Growing trend predicted that in next 10 years , 20% of adults will be obese.

In last 40 years, worldwide the number of obese adults unprecedentedly increased to about 640 million — whereas in 1975 these numbers were only 105 million.

This continues up trend predicted that by year 2025,means in next 10 years of time, 20% of the adults population of the world will be obese. The rate of being obese is triple in men and twice in women , according to a studies published in Lancet .

It’s an alarming situation as its not only placing a huge number of population under threat but also exerting an immense pressure on resources in terms of health care and treatment costs.

Obesity nurtures the risk of diabetes, heart disease and other chronic conditions, and countries all over the world are combating with hit the roof health costs.

Behind the global spike is greater access to cheap food. “It has been very easy, as countries get out of poverty, to eat a lot, and to eat a lot of unhealthy calories,” said Majid Ezzati, the study’s senior author and chair of global environmental health at Imperial College London.

The price of fresh fruits, vegetables and whole grains are often “noticeably more than highly processed carbohydrates,” he said.

A person who has a body-mass index higher than 30, or weighs at least 203 pounds and is five-foot-nine, is considered obese. The world population’s average weight has increased by about 3.3 pounds per decade since 1975, the researchers estimate.

Ezzati and hundreds of colleagues from around the world gathered data from surveys that measured the height and weight of 19 million adults. They then used statistical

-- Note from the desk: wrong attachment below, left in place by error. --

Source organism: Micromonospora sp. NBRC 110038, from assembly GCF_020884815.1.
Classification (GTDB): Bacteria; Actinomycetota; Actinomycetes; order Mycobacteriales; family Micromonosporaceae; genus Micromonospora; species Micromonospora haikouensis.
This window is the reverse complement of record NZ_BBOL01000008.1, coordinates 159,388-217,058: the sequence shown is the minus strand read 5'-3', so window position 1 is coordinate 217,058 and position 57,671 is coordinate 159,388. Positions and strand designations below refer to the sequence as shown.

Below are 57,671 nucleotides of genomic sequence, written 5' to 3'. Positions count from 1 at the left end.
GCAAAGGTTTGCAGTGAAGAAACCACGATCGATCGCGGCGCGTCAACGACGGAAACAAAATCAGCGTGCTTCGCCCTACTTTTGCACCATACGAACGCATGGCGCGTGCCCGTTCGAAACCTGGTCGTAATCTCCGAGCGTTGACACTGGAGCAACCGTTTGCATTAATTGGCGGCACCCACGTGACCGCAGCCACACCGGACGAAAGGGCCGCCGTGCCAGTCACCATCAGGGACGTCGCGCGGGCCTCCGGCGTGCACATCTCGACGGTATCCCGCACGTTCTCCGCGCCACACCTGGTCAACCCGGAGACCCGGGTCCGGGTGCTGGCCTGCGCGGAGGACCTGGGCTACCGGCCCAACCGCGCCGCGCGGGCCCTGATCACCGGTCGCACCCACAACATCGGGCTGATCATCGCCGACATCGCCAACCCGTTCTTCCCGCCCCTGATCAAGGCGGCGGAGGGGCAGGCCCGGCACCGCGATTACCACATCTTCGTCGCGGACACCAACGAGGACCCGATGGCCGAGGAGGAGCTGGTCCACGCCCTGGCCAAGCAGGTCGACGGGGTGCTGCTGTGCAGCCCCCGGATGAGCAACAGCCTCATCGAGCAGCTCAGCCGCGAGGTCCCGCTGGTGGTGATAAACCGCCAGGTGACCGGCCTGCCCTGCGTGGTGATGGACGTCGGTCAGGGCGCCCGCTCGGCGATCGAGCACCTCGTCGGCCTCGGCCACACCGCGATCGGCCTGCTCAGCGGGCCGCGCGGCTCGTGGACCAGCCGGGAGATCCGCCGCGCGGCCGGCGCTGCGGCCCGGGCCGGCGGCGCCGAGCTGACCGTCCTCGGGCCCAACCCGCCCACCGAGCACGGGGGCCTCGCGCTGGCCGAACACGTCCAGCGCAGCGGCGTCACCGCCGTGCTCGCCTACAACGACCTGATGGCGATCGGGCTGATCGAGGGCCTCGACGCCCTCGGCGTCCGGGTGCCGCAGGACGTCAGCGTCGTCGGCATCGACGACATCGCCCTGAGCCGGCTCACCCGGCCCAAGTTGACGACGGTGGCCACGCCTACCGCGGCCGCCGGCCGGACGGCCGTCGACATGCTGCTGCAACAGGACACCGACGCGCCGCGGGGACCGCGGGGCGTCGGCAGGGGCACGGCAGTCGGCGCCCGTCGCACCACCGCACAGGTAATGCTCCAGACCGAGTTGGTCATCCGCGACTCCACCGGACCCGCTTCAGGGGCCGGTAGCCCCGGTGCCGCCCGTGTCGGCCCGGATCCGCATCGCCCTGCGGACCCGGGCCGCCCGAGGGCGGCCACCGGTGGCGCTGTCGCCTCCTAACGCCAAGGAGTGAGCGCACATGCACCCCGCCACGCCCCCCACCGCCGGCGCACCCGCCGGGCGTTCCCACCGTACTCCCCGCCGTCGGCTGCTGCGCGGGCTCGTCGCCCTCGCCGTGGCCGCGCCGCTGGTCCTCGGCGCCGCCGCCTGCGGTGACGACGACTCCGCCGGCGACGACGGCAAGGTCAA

For women, this transformation took place many years ago. Obese women have outnumbered those who are underweight for more than a decade. For men, being underweight was a bigger problem until about 2011. Adults are considered underweight if their BMI is below 18.5, or weighing less than 125 pounds for someone who is five-foot-nine. In 1975, more than twice as many people were underweight than obese.

Ezzati said the trends are related. “The issue really comes down to people either not having enough to eat or not having enough healthy food to eat,” he said. “It becomes a manifestation of the same problem.”

No government has found a way to stop rising obesity, though some are trying. Mexico, with almost two-thirds of its population overweight or obese, enacted a national tax on sugary beverages in 2014.

The analysis also estimates an alarming rise of extreme cases of obesity. The global rate of severe obesity, or BMI over 35, is on pace to surpass nine per cent in women and six per cent in men by 2025. That category now includes 39 million adults in the U.S. In 1975, it was four million.